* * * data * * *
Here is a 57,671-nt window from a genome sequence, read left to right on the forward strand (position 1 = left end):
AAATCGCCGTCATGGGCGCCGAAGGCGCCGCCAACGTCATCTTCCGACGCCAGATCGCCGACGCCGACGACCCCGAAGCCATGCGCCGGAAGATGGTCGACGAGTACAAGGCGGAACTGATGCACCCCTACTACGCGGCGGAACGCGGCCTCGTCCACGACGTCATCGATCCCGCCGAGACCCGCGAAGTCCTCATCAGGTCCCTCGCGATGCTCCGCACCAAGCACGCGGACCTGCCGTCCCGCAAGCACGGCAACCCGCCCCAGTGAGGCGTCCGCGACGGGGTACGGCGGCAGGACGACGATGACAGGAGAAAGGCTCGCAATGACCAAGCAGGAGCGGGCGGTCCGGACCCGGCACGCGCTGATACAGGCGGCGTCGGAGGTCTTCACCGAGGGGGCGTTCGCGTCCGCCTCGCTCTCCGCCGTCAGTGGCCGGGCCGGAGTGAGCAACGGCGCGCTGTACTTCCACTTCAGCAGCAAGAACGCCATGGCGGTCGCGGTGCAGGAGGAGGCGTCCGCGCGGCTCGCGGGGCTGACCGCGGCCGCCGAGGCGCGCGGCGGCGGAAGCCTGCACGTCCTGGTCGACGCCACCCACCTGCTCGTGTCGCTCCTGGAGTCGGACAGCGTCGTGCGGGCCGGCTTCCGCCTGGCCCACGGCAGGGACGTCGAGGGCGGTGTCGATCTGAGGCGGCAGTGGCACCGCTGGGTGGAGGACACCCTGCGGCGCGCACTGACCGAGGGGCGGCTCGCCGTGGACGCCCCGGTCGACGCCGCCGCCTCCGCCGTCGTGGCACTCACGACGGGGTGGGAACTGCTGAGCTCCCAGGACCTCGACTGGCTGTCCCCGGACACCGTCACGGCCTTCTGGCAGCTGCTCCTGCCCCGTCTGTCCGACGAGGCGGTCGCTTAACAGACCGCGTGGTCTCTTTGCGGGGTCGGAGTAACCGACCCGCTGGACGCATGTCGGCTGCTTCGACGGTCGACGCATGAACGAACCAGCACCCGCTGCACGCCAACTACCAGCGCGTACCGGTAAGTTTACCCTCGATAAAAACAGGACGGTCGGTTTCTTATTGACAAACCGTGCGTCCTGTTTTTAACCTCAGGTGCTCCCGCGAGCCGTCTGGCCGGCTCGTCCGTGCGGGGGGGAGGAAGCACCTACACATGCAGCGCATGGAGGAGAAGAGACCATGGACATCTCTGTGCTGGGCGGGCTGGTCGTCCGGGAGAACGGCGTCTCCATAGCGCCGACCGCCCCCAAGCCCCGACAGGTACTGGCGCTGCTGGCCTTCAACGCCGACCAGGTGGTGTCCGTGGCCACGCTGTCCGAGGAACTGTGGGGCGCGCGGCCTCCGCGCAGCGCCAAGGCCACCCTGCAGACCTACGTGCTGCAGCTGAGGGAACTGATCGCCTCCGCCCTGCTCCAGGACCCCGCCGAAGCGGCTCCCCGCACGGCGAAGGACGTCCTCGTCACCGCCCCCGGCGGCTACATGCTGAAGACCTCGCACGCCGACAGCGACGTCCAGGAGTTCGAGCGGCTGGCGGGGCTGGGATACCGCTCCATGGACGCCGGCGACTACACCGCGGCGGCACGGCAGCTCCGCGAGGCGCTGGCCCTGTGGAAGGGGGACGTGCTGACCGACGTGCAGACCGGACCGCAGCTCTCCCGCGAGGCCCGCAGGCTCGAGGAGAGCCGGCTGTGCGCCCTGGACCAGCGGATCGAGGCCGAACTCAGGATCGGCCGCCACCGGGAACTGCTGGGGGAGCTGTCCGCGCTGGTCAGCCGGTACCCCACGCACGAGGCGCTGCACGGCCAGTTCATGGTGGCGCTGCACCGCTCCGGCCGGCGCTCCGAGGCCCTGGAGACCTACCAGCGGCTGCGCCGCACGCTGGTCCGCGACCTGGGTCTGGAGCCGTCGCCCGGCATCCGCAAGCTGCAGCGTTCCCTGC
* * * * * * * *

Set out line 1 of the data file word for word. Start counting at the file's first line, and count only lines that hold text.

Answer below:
Here is a 57,671-nt window from a genome sequence, read left to right on the forward strand (position 1 = left end):